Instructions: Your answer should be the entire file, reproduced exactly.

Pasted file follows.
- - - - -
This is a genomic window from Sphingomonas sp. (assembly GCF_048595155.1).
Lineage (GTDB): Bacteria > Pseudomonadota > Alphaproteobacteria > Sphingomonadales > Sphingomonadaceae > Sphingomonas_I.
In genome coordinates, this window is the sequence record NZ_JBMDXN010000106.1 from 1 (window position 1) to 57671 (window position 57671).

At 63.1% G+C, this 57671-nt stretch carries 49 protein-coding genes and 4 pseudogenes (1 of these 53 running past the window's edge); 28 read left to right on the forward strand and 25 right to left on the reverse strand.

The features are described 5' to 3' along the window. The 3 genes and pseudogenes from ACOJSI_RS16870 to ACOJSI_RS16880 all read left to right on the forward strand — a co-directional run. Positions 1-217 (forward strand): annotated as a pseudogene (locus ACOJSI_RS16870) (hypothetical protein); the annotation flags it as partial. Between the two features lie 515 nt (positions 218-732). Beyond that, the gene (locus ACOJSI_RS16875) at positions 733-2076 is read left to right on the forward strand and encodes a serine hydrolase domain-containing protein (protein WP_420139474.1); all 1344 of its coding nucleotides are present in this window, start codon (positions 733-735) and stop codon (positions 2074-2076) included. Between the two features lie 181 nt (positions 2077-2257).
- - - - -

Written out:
This is a genomic window from Sphingomonas sp. (assembly GCF_048595155.1).
Lineage (GTDB): Bacteria > Pseudomonadota > Alphaproteobacteria > Sphingomonadales > Sphingomonadaceae > Sphingomonas_I.
In genome coordinates, this window is the sequence record NZ_JBMDXN010000106.1 from 1 (window position 1) to 57671 (window position 57671).

At 63.1% G+C, this 57671-nt stretch carries 49 protein-coding genes and 4 pseudogenes (1 of these 53 running past the window's edge); 28 read left to right on the forward strand and 25 right to left on the reverse strand.

The features are described 5' to 3' along the window. The 3 genes and pseudogenes from ACOJSI_RS16870 to ACOJSI_RS16880 all read left to right on the forward strand — a co-directional run. Positions 1-217 (forward strand): annotated as a pseudogene (locus ACOJSI_RS16870) (hypothetical protein); the annotation flags it as partial. Between the two features lie 515 nt (positions 218-732). Beyond that, the gene (locus ACOJSI_RS16875) at positions 733-2076 is read left to right on the forward strand and encodes a serine hydrolase domain-containing protein (protein WP_420139474.1); all 1344 of its coding nucleotides are present in this window, start codon (positions 733-735) and stop codon (positions 2074-2076) included. Between the two features lie 181 nt (positions 2077-2257).